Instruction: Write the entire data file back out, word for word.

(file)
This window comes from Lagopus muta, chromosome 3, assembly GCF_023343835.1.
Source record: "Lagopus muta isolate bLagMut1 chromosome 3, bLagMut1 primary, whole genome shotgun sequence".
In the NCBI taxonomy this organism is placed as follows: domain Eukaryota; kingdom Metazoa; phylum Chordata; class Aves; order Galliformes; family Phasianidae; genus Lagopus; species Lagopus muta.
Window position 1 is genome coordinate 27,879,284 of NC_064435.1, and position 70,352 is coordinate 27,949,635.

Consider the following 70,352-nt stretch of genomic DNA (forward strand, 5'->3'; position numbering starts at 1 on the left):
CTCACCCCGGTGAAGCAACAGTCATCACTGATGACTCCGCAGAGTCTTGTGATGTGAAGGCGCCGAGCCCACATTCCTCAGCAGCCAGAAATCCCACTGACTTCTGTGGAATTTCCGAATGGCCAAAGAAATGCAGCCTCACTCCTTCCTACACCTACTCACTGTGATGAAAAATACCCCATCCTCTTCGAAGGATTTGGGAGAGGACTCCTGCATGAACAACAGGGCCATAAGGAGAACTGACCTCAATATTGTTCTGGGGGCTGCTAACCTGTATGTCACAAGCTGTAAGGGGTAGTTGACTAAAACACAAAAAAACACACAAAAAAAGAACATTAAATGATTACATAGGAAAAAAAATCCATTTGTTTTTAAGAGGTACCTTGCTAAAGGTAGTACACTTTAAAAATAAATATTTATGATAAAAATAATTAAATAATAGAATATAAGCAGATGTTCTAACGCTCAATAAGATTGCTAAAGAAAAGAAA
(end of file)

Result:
This window comes from Lagopus muta, chromosome 3, assembly GCF_023343835.1.
Source record: "Lagopus muta isolate bLagMut1 chromosome 3, bLagMut1 primary, whole genome shotgun sequence".
In the NCBI taxonomy this organism is placed as follows: domain Eukaryota; kingdom Metazoa; phylum Chordata; class Aves; order Galliformes; family Phasianidae; genus Lagopus; species Lagopus muta.
Window position 1 is genome coordinate 27,879,284 of NC_064435.1, and position 70,352 is coordinate 27,949,635.

Consider the following 70,352-nt stretch of genomic DNA (forward strand, 5'->3'; position numbering starts at 1 on the left):
CTCACCCCGGTGAAGCAACAGTCATCACTGATGACTCCGCAGAGTCTTGTGATGTGAAGGCGCCGAGCCCACATTCCTCAGCAGCCAGAAATCCCACTGACTTCTGTGGAATTTCCGAATGGCCAAAGAAATGCAGCCTCACTCCTTCCTACACCTACTCACTGTGATGAAAAATACCCCATCCTCTTCGAAGGATTTGGGAGAGGACTCCTGCATGAACAACAGGGCCATAAGGAGAACTGACCTCAATATTGTTCTGGGGGCTGCTAACCTGTATGTCACAAGCTGTAAGGGGTAGTTGACTAAAACACAAAAAAACACACAAAAAAAGAACATTAAATGATTACATAGGAAAAAAAATCCATTTGTTTTTAAGAGGTACCTTGCTAAAGGTAGTACACTTTAAAAATAAATATTTATGATAAAAATAATTAAATAATAGAATATAAGCAGATGTTCTAACGCTCAATAAGATTGCTAAAGAAAAGAAA